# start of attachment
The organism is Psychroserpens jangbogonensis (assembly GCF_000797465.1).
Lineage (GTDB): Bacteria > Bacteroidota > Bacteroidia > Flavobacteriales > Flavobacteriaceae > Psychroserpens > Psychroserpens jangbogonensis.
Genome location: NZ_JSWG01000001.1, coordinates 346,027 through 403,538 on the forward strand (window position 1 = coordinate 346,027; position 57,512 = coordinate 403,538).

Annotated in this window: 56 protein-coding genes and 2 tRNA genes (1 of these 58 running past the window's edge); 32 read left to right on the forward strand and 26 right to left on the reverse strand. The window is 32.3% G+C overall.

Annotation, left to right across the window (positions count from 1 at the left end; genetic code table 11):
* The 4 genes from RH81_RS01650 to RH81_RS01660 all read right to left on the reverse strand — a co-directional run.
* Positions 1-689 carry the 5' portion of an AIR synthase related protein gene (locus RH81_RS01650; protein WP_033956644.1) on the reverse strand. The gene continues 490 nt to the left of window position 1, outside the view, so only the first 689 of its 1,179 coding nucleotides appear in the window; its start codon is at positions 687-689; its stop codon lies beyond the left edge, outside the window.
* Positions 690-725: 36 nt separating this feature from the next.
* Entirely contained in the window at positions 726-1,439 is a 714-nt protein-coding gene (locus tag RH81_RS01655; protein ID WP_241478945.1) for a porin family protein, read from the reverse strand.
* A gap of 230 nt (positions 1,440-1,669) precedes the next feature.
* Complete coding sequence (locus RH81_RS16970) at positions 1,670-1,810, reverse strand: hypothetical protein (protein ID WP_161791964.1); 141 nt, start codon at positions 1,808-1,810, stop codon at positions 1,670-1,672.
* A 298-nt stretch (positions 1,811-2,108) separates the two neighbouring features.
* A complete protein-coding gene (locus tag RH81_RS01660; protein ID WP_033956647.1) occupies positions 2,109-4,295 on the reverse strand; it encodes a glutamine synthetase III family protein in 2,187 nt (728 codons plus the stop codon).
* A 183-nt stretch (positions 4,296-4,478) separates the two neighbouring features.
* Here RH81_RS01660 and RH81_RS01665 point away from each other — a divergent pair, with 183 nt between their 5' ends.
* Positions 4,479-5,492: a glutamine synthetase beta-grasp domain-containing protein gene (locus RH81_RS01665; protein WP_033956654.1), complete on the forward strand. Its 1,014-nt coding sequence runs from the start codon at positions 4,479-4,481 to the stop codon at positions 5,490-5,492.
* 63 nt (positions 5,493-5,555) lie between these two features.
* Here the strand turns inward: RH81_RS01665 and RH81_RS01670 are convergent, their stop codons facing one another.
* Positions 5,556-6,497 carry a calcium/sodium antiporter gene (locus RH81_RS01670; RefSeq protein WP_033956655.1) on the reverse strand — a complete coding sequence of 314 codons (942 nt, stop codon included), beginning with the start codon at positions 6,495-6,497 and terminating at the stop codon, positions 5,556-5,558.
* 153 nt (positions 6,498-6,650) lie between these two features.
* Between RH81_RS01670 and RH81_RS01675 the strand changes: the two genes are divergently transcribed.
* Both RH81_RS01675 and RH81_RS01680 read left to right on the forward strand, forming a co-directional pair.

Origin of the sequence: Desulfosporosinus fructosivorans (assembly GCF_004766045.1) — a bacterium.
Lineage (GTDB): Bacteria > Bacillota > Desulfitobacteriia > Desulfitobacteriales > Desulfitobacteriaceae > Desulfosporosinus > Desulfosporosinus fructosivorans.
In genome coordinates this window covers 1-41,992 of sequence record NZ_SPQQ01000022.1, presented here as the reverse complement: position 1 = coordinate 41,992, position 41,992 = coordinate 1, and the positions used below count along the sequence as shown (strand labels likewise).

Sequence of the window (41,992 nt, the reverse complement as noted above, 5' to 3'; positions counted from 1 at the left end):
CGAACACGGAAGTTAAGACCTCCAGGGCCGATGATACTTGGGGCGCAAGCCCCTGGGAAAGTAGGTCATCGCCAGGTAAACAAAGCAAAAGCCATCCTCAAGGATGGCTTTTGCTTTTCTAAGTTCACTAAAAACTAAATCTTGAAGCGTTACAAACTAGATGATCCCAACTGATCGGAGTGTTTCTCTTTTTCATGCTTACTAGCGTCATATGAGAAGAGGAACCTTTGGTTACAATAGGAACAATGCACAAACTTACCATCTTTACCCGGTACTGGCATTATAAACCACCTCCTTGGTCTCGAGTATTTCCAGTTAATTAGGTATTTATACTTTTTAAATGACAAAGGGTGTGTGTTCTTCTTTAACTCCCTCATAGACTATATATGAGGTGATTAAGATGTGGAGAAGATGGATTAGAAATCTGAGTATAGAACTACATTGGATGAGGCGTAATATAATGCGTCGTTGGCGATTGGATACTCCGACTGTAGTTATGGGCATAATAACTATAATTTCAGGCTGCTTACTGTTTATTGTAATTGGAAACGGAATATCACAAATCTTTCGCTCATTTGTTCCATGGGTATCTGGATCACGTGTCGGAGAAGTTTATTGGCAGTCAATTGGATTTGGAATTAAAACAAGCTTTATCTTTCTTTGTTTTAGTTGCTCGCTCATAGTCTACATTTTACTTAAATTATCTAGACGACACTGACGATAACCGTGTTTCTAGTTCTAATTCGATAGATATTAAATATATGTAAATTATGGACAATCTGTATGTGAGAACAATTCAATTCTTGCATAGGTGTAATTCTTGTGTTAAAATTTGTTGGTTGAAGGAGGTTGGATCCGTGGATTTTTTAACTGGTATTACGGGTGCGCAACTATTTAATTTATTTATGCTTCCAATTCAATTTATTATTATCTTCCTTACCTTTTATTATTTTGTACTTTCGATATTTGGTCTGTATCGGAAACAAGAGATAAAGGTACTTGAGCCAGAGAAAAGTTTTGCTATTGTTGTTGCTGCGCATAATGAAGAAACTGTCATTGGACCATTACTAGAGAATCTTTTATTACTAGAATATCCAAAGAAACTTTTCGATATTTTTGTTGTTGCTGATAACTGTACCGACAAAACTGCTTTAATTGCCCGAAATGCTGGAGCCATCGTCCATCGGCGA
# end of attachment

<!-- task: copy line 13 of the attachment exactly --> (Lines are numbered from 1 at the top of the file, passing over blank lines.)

* A complete protein-coding gene (locus tag RH81_RS01660; protein ID WP_033956647.1) occupies positions 2,109-4,295 on the reverse strand; it encodes a glutamine synthetase III family protein in 2,187 nt (728 codons plus the stop codon).